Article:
The notorious flag of the Confederacy, yet an idiot’s delight at select political gatherings and some southern football games, acquires new relevance in Kansas each day of the Kobach campaign.
When he gets going at especially fiery rallies, Kobach peels off his hood to make louder his cries to lynch the government. Kobach resurrects a familiar bellow from the Brownback era – bash the government, smash all taxes and slash the budget – in hopes that it will again take hold with voters.
Kobach has sharpened Brownback’s old plan to replace a unified state government with a loose-knit Kansas confederacy in which the gilt-edged counties survive and thrive, and the other 100-mark time, or dry out like prunes.
The Kobach-Brownback way is for the state to shed as many costly obligations as it can; if citizens need or want a government program, the courthouse or city hall must assume the cost.
In the early Brownback years, McPherson and Douglas Counties were among the first entities to pay for welfare offices that had been a state responsibility. In other counties without a state office, the poor and the infirm or the disabled were told to find help elsewhere. The plan was later changed, but not before lives were ruined.
The state’s commitment to public education faded dramatically. The Supreme Court has ruled repeatedly since 1972 that the quality of education in a school district must not depend on the wealth of that district. Subsequent reforms and rulings were, for Brownback-Kobach, of no matter.
Brownback’s vision for finance reform started with a plan to abolish the income tax and a scenario straight out of a lunatic asylum. This would force higher property levies and sales taxes. School districts, cities and counties ‒ rich, poor, in-between ‒ would live on less and pay their own way.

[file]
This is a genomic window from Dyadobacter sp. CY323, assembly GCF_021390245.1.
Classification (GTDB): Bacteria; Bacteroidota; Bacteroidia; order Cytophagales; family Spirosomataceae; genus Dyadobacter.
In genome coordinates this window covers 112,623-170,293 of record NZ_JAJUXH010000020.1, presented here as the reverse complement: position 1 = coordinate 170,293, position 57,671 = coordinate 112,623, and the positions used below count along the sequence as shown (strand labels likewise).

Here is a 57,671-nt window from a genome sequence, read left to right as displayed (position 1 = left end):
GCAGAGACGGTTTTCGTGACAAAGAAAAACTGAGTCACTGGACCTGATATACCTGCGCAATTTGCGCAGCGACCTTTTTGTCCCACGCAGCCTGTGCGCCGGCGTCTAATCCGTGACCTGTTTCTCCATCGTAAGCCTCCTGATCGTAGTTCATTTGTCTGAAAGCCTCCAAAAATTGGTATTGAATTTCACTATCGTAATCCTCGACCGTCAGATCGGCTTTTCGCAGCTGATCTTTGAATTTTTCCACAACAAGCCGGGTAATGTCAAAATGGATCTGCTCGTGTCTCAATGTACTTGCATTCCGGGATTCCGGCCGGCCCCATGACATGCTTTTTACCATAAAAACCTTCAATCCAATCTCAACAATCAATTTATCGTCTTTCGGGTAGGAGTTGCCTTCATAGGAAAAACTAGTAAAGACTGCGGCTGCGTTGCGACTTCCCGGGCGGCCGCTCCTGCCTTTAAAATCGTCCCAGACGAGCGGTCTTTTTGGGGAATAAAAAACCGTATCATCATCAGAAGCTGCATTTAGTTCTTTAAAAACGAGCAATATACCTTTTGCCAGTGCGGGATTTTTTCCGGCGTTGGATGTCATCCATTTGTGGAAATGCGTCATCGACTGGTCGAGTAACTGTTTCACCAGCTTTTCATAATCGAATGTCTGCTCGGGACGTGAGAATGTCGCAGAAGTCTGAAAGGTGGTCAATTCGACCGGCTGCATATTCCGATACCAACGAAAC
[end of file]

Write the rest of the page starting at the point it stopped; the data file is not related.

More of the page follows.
Them that has, gets; them that don’t, won’t.
Kobach would revive the asylum and, no doubt, let the inmates run it. It has worked in Washington for his friend Trump, why not in Topeka for Kobach?
In the past decade, Topeka has slashed or abolished state revenue sharing for city and county property tax reduction, for transportation, and public safety – all derived from taxes collected locally. The taxes remain but the state hoards the revenue.
Remember the days when certain counties were known for their awful roads? Or when the local ambulance was an undertaker’s station wagon? We nearly returned to that with Brownback.
We have started the long road to recovery, thanks to fresh legislators who brought a majority of colleagues to their senses. Kobach would have Kansas take a U-turn, and along the route backward he would throttle those pesky courts that persist with obstructions such as laws that are constitutional.
Kobach’s Kansas would mean that streets, roads and bridges, law enforcement and public health, be among local obligations. For many areas, dialing 911 would be a crap shoot. (Don’t look for help in Washington, our federal asylum.)
In a Kobach Kansas, quality of life would no longer be a shared aspiration, but a local afterthought. The best places will be the rich places, and for the less fortunate, tough. The Kansas of Kobach’s confederacy holds fast for independence, local control, freedom and self-reliance.
A Kobach Kansas is a confederate Kansas, left to itself without government interference. Counties and cities would make a fine patchwork quilt, each square separate and unequal, left to its own privilege or poverty. Help for the old, the poor and infirm is for liberals. Justice, voting rights and civil rights are for communists. Smooth roads, clean air and water and great schools are for sissies.
A Kobach Kansas is a free Kansas – an asylum free for the inmates to run as they choose.